The Qianlong Emperor (1711-1799), the fourth emperor of the Qing dynasty (1644-1911), reigned the country for over six decades from 1735-1796, one of the longest in Chinese history. Died at age of 87, he was one of the longest-living emperors.
Notable for his political and military achievements, the Qianlong emperor was also an avid art collector, poet and calligrapher. Sometimes, he infused his feelings and aspirations to the works of art he loved. Thus, looking at treasures from his collection allows us to see what’s inside the great mind of this emperor of China.
An imperially inscribed greenish-white jade ''twin fish'' washer, Qianlong mark and periof｜Christie's New York
An example from the late years of the Qianlong emperor – a greenish-white jade ‘twin fish’ washer incised with four-character mark and period and a forty-character imperial poem – shows us how the emperor took pride in himself.
Next to the inscription are two square seals - one has the characters in gold on the pale jade ground and the other, in reverse, has the characters reserved against a gilt ground. The two seals may be read as: “Son of Heaven at Seventy” (古稀天子) and “Still Diligent Every Day” (猶日孜孜).
To celebrate his 70th birthday in 1780, the Qianlong emperor penned his thoughts about being a 70-year-old emperor in an essay entitled Rare since Antiquity" (古稀說, or more figuratively translated as "On Being Seventy"). By comparing himself with other emperors who lived into their seventies throughout the Chinese history, the Qianlong emperor boasted that his accomplishments far surpassed those of his predecessors and considered himself ‘the only wise emperor’ in the group.
The mark "Seal of the Son of Heaven, Rare since Antiquity". Collection of National Palace Museum
Different marks of the Seal of the Son of Heaven that used by the Emperor Qianlong
Back to the jade washer, it is the largest of three known Qianlong jade washers of this form with two archaic-style fish carved on the interior. The current example is the largest with a diameter of 25.5 cm and five low, neatly carved feet. The fish carved on these washers have been deliberately rendered in archaistic style, with the two fish carved side by side in high relief, and slightly under-cut, in a more formal style than is commonly seen on other jade pieces.
A Han dynasty (206 BC-AD 220) bronze “twin fsh” washer documented in the catalogue of the Qianlong emperor’s bronze collection, Xiqing gujian, Shanghai, vol. 2, 2003, p. 694.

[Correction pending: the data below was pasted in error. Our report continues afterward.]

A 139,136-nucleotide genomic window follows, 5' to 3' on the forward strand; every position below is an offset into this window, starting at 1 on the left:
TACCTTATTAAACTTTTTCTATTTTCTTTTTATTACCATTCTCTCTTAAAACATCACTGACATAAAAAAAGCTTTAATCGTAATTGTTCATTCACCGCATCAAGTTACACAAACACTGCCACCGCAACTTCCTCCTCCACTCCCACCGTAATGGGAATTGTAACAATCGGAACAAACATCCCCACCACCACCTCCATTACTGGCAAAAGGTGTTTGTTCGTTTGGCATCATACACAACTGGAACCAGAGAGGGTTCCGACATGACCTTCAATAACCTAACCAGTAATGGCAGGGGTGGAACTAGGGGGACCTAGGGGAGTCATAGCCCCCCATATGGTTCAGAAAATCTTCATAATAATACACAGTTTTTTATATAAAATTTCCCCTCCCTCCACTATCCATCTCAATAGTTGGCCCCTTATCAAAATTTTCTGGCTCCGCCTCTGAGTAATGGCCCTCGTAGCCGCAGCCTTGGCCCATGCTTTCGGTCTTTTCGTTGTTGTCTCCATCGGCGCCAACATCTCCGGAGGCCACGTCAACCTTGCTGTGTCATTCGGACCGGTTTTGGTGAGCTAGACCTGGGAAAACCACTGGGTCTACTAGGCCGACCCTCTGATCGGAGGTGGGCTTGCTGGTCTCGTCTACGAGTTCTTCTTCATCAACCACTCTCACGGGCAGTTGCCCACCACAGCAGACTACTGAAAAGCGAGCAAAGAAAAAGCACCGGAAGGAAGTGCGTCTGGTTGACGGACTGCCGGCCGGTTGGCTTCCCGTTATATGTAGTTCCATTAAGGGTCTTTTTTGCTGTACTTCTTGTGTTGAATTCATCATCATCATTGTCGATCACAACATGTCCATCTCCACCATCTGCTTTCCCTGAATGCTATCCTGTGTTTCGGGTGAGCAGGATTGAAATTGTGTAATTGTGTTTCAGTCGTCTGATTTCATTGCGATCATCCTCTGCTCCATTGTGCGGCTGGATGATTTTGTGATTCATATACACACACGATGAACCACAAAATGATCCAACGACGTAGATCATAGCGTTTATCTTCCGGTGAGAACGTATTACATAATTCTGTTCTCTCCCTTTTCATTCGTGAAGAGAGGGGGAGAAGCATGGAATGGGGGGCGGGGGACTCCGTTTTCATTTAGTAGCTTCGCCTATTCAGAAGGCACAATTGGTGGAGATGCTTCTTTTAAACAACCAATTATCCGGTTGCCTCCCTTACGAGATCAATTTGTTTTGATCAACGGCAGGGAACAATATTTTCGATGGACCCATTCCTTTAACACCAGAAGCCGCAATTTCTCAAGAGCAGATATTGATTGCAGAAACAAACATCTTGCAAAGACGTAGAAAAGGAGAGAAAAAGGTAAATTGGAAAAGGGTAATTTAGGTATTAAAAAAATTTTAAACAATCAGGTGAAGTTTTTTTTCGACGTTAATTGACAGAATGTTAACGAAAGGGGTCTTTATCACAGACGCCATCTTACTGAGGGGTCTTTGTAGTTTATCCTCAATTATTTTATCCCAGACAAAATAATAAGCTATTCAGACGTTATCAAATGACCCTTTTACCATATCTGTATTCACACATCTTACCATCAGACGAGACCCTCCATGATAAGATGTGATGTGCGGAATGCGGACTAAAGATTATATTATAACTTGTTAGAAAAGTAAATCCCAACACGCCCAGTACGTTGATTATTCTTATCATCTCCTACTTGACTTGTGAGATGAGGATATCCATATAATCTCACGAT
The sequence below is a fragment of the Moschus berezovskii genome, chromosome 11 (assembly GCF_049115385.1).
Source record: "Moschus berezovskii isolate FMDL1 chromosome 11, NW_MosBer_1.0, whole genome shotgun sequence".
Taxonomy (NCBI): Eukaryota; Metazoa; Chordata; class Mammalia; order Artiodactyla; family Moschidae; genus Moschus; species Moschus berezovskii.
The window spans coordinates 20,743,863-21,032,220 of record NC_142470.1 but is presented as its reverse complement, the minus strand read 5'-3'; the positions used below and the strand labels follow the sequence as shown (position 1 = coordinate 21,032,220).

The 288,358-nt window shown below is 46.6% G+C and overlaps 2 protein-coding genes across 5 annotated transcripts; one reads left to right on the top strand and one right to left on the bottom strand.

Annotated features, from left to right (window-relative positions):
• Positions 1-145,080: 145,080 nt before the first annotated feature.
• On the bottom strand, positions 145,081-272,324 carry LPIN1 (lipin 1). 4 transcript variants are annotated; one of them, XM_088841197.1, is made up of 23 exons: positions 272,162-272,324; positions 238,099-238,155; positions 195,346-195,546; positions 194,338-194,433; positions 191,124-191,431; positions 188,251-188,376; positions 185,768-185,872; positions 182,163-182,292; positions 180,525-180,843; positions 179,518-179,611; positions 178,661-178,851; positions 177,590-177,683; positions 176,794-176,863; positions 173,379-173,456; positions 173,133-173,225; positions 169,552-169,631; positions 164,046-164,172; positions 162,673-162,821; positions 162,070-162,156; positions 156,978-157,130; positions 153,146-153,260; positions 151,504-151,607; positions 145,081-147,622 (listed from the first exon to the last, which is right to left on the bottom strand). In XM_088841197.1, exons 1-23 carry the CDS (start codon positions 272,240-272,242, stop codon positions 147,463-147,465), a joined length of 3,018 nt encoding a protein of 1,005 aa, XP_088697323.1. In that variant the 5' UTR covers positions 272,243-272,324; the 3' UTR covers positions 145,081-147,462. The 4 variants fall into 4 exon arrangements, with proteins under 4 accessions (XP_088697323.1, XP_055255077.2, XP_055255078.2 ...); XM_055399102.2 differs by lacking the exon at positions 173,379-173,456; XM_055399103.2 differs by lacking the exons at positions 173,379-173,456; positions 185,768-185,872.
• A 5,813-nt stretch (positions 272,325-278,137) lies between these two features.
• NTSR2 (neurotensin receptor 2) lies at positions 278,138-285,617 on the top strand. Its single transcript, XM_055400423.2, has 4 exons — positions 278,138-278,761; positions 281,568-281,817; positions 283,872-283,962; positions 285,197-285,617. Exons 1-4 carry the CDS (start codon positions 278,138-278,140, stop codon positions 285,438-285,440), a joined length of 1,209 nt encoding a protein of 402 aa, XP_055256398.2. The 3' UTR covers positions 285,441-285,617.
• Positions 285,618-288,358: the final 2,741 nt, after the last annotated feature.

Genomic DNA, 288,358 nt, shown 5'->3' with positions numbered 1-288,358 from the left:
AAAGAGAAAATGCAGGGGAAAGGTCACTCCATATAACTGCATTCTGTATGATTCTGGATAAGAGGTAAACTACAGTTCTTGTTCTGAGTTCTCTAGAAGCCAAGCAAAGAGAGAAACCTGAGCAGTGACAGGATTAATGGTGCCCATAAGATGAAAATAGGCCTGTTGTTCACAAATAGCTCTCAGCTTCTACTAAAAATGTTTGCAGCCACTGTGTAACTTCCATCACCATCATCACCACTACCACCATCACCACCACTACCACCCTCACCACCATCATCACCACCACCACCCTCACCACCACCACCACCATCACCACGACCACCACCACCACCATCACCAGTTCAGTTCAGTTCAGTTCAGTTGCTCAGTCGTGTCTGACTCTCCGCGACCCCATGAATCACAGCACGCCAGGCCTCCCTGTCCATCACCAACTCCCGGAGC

The choice of fish as the motif to decorate the current imperial jade washer would not simply have been a reference to ancient vessels, but also to the meaning behind the depiction of fish. A source for the link between fish and harmony can be found in philosophical Daoism, specifically in the Zhuangzi 莊子, attributed to Zhuangzi, or ‘Master Zhuang’ (369-298 BC), who was one of the earliest philosophers of what has become known as Daojia 道家, or the “School of the Way”.
'Twin Fish' Washer from the Han Dynasty. Collection of Shanghai Museum
The depiction of fish in water came to provide a rebus for yushui hexie 魚水和拹 “may you be as harmonious as fish and water”. When the fish in the bottom of the present jade washer were covered with water they would perfectly represent this wish for harmony.
On the base of the jade washer is a four-character Qianlong mark, encircled by a forty-character imperial poem, which is recorded in Complete Collection of the Imperial Poems of the Qing Emperor Gaozong (Qianlong) (Qing Gaozong (Qianlong) yuzhi shiwen quanji), Beijing, 1993, vol. 8, p. 713.
Poems can be translated as
“The pair of fish are in Han dynasty style,
The round washer differs from Zhou-dynasty bronzes.
Its colour is that of the stored water,
But not being metal it does not affect the taste.
Gradually returning to antiquity,
There is no need to hasten towards modernity.
If one were to open the Book of Changes,
One could understand the heart of a superior man.”
Perhaps when you look at this ‘twin-fish’ jade washer, you get a better understanding of the heart of the Qianlong Emperor, who considered himself a superior man and the Son of Heaven at Seventy.
An Important and Extremely Rare Imperially Inscribed Greenish-White Jade ''Twin Fish'' Washer
China, Qing Dynasty, Qianlong Incised Four-character Mark and of the Period, Dated by Inscription to the Cyclical Bingwu Year, Corresponding to 1786
Lot no.: 806
- Sotheby Parke Bernet, Hong Kong, 28-29 November 1979, lot 405.
- Ashkenazie & Co., San Francisco, 1982.
- The Irving Collection, no. 392.
Estimate: US$1,000,000 - 1,500,000
Auction house: Christie’s New York
Address: 20 Rockefeller Center, New York
Sale: Lacquer, Jade, Bronze, Ink: The Irving Collection Evening Sale
Auction date: 20 March 2019｜7pm
14 - 16 March 2019｜10am - 5pm
17 March 2019｜1pm - 5pm
18 - 19 March 2019｜10am - 5pm
20 March 2019｜10am - 2pm